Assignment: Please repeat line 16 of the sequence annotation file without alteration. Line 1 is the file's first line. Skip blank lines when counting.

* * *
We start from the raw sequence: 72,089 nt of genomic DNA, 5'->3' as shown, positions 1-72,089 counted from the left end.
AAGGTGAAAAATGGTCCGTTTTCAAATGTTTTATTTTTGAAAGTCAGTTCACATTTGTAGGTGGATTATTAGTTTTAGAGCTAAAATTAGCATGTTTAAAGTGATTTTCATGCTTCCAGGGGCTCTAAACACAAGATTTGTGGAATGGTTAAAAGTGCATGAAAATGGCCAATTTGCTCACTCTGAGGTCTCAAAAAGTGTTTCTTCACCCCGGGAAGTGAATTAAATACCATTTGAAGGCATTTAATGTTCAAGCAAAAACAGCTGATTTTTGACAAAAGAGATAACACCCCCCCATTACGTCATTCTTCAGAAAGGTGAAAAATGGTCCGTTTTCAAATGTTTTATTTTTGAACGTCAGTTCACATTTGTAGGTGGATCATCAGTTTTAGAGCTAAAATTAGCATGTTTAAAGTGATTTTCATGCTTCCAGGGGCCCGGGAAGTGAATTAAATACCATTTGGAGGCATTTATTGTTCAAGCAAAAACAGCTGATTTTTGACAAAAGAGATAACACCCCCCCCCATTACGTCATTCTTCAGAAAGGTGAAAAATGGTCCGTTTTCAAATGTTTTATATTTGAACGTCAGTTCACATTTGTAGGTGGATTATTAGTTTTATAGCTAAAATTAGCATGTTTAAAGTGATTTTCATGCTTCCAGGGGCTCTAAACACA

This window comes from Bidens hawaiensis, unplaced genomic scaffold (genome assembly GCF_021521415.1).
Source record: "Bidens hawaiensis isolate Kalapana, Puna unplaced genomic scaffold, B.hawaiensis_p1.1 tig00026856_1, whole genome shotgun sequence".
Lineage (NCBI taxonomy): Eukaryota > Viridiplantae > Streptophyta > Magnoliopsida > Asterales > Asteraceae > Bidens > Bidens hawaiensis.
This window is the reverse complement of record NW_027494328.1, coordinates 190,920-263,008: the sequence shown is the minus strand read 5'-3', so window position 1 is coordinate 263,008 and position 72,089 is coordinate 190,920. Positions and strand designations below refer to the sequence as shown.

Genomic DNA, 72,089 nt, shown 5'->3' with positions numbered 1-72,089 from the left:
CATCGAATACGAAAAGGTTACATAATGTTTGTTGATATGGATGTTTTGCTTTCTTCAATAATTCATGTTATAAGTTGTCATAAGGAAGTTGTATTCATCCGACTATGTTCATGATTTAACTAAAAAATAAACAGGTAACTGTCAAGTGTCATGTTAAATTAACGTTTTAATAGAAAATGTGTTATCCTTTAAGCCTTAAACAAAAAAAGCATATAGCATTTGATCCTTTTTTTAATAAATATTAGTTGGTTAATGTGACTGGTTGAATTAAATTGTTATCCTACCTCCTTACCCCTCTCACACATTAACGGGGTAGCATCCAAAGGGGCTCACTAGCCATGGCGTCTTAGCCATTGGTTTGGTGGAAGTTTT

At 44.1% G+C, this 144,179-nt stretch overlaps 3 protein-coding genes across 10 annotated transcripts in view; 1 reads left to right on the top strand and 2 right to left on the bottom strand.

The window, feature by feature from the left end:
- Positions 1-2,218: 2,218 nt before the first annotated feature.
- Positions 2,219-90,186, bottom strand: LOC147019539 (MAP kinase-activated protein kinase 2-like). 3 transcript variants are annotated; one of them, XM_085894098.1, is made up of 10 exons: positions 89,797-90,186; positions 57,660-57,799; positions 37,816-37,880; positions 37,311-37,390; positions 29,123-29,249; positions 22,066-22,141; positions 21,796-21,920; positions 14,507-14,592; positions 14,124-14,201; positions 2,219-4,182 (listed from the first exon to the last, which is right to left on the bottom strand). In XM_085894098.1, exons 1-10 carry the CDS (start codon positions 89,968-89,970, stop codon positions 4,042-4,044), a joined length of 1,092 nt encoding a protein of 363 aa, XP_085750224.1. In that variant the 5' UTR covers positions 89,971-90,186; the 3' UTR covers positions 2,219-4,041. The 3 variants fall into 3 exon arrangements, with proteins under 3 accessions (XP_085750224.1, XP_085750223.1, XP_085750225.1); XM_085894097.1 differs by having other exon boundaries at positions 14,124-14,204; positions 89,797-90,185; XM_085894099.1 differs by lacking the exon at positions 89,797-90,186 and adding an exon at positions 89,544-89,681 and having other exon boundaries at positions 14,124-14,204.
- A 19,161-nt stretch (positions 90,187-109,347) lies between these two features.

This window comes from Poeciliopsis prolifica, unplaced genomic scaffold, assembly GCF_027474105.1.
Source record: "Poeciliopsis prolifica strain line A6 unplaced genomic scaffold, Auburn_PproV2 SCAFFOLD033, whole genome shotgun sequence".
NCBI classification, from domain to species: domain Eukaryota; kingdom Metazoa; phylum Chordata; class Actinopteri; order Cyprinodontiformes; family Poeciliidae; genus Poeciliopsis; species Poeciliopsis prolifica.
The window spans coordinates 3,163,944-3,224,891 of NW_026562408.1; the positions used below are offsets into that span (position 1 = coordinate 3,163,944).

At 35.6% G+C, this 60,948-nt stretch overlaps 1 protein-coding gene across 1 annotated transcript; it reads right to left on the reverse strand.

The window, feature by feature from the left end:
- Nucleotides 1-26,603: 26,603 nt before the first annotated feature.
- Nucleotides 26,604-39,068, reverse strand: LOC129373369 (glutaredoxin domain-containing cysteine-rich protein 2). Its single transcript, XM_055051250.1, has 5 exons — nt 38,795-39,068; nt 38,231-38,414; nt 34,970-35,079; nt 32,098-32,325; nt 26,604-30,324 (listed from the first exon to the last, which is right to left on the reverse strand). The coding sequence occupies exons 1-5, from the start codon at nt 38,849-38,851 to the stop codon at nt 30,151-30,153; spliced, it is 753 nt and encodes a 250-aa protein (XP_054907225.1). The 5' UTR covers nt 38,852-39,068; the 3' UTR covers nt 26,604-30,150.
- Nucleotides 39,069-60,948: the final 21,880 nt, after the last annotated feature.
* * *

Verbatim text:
NCBI classification, from domain to species: domain Eukaryota; kingdom Metazoa; phylum Chordata; class Actinopteri; order Cyprinodontiformes; family Poeciliidae; genus Poeciliopsis; species Poeciliopsis prolifica.